Advances in Genotyping Technology

While there has been slow progress in demonstrating the clinical validity and utility of genotyping tests, there has been marked progress ingenotyping technologies. This, together with increased competition, has driven down the costs of genotyping, now down to as low as a few pence per genotype. High-throughput genotyping technologies have been firmly established in many research laboratories around the world and whole genome scanning is now becoming available, the latest platforms able to genotype around 1 million SNPs. Recently, whole genome association studies have identified novel genetic associations in a number of diseases. In addition, sequencing technologies are also becoming cheaper and more highthroughput in nature. Indeed, the possibility exists that in the near future it will be possible to sequence the whole human genome in less than one day for about US$1000. However, one has to insert a note of caution here; while it may be possible to do this, our ability to interpret such huge amounts of data, and more importantly to link it with health-related data, is likely to be limited unless we make significant strides in bioinformatics and link it to health informatics.

As our evidence base for genetic associations improves, there will also be a need to develop near-patient testing technologies. These should be cheap and reproducible and importantly have a short turn-around time, so that drug prescribing decisions can be made without introducing unnecessary delays. The first example for the application of such technology may be for dose determination in patients being prescribed warfarin – indeed, there is increasing interest in developing point-of-care testing for the VKORC1 and CYP2C9 genotypes, which are important determinants of responsiveness to warfarin.[72,203]

Future of Pharmacogenetic Research in Adverse Drug Reactions

Although the advancement of pharmacogenetics into clinical practice has been slower than predicted, pharmacogenetics has a definite place in new drug development and safety prediction for some, but not all, drugs. Pretreatment genetic testing has been proven to be useful in preventing adverse reactions in cancer[73,74] and HIV therapy.[8,75,76] It is possible that genetic testing will soon be introduced in a larger number of centers to predict response to tamoxifen therapy in breast cancer patients.[77] Even if genetic testing is far from being realized for most drug response phenotypes because of low specificity and sensitivity, a low incidence of an ADR or the high cost of genotyping, pharmacogenetic research can sometimes lead to a change in clinical patient management and hospital policies. An example is the recent report of morphine poisoning in a breastfed neonate of a mother who was prescribed codeine for pain following an episiotomy.[78] Codeine is metabolized to morphine by CYP2D6 and neonates are known to have impaired capacity to eliminate morphine. The mother was genotyped for CYP2D6 and found to be an ultra-rapid metabolizer. The authors postulated that the concentration of morphine was higher than would be expected, and taken together with the fact that the baby had a polymorphism in UGT2B7[79] (an allele which increases conversion to the active morphine-6-glucuronide), the baby was diagnosed as having morphine poisoning.[78] The baby's death has triggered a series of new clinical strategies and recommendations for mothers who breastfeed while on codeine for postpartum pain relief.[80] It has also led to a change in the information provided in the British National Formulary.[204]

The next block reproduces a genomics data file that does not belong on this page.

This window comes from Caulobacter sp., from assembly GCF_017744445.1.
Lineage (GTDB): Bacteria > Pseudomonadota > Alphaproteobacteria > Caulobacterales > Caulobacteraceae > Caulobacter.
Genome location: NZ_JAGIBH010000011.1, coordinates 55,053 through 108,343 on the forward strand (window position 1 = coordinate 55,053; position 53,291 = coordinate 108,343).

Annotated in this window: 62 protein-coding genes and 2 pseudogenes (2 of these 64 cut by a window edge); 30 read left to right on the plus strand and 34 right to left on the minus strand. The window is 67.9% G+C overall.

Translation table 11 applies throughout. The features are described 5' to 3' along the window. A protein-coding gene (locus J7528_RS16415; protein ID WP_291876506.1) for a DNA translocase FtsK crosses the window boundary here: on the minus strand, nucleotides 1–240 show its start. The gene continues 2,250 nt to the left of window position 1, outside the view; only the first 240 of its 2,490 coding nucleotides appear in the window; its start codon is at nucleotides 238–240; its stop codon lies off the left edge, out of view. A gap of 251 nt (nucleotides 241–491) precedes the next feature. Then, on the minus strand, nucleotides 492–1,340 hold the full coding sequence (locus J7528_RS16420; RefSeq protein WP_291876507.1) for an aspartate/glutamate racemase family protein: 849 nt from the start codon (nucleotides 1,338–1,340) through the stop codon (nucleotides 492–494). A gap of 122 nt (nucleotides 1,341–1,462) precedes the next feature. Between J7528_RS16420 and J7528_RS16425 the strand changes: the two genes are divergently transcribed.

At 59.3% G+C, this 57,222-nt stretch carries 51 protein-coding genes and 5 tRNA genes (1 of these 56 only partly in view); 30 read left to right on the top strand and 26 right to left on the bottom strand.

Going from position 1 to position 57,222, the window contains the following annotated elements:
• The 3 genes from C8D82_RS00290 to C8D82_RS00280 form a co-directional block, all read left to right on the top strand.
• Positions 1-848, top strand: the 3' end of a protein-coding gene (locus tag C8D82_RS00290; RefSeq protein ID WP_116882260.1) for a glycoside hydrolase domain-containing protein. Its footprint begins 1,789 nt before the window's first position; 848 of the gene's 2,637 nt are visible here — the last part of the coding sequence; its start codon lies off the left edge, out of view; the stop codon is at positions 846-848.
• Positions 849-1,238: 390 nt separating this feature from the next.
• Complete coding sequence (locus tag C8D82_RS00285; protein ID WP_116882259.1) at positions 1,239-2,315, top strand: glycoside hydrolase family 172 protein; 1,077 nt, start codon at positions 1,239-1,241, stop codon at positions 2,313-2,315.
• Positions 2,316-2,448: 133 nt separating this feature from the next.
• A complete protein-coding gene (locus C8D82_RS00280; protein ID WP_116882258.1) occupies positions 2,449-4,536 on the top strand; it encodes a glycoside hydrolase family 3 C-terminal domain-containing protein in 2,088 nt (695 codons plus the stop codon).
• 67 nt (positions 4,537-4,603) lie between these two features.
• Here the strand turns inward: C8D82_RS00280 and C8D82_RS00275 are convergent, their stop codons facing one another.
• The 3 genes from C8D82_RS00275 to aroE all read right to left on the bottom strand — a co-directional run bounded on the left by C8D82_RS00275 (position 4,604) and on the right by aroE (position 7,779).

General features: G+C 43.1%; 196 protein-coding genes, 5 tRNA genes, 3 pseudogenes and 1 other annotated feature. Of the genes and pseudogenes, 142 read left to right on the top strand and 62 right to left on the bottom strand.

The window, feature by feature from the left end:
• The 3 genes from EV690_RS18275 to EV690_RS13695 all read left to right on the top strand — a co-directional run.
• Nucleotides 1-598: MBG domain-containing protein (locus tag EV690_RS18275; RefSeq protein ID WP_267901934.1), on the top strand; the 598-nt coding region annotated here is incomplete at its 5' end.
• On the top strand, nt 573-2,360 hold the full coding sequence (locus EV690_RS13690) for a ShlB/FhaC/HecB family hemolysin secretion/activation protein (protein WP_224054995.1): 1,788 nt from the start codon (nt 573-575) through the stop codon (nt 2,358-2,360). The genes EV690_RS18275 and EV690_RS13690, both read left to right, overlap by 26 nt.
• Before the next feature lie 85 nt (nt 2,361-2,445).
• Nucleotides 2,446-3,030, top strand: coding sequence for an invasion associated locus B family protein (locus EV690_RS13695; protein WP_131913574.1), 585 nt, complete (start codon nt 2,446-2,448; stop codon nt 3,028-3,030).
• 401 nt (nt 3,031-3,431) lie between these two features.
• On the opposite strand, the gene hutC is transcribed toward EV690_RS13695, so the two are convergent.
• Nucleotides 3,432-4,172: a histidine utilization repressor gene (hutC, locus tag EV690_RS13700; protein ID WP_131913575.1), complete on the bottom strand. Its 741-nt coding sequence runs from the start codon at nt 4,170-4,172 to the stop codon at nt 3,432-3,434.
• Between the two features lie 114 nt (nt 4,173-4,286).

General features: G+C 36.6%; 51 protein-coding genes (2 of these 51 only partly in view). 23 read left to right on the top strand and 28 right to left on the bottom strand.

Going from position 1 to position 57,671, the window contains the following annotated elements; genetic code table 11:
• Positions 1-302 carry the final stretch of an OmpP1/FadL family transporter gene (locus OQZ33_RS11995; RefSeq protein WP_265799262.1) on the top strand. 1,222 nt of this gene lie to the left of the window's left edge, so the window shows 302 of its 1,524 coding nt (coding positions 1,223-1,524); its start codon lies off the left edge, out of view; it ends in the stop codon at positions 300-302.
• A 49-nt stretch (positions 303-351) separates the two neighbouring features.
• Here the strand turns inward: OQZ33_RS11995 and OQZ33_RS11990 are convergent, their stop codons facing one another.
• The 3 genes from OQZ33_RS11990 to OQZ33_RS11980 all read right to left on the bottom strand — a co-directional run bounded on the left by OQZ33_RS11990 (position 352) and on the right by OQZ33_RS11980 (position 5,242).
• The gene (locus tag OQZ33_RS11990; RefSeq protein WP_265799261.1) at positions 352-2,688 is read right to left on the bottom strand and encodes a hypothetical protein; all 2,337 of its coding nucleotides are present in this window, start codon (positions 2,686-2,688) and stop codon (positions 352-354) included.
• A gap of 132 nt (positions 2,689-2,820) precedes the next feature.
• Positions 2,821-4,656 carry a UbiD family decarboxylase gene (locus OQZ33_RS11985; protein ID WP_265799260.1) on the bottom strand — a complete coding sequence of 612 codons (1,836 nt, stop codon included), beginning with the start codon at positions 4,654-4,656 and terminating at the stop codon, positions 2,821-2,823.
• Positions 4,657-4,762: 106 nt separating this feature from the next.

In order to perform high-quality research in ADR pharmacogenetics, we need large cohorts of patients with well-defined clinical phenotypes. Owing to the low frequency of most severe ADRs (if they were less rare they would have been discovered in the early stages of the clinical efficacy and toxicity studies and drugs would not have been licensed), it is necessary to conduct multicenter and multinational studies to be able to recruit a sufficient number of patients to achieve adequate statistical power ( Table 4 ). We strongly endorsed this approach in 2001[78] and this has also recently been espoused in a commentary in Nature.[81] Indeed, various global initiatives and networks have recently been formed, which encourage clinicians and basic scientists interested in pharmacogenomics to collaborate. One of the major research networks with multiple activities is the Pharmacogenetics Research Network organised by the NIH.[205] Central to the network activities is the PharmGKB database,[206] which aims to link pharmacogenetic knowlege with phenotypes and different drugs and diseases. In the UK, the Department of Health-based Pharmacogenetic Research Programme[207] provides a basis for future networking. In the area of drug-induced liver injury, there are multicenter collections ongoing in both the USA[208] and UK,[209] while EUDRAGENE and EURO-SCAR are collecting DNA samples from patients with various idiosyncratic and serious cutaneous ADRs, respectively. Various biobanks, including the UK Biobank,[210] are currently being established all over the world. Although their primary focus is on the genetics of complex diseases, they may also be of use in pharmacogenomics; however, this will be very much dependent upon the availability of good prescribing data linked to the samples.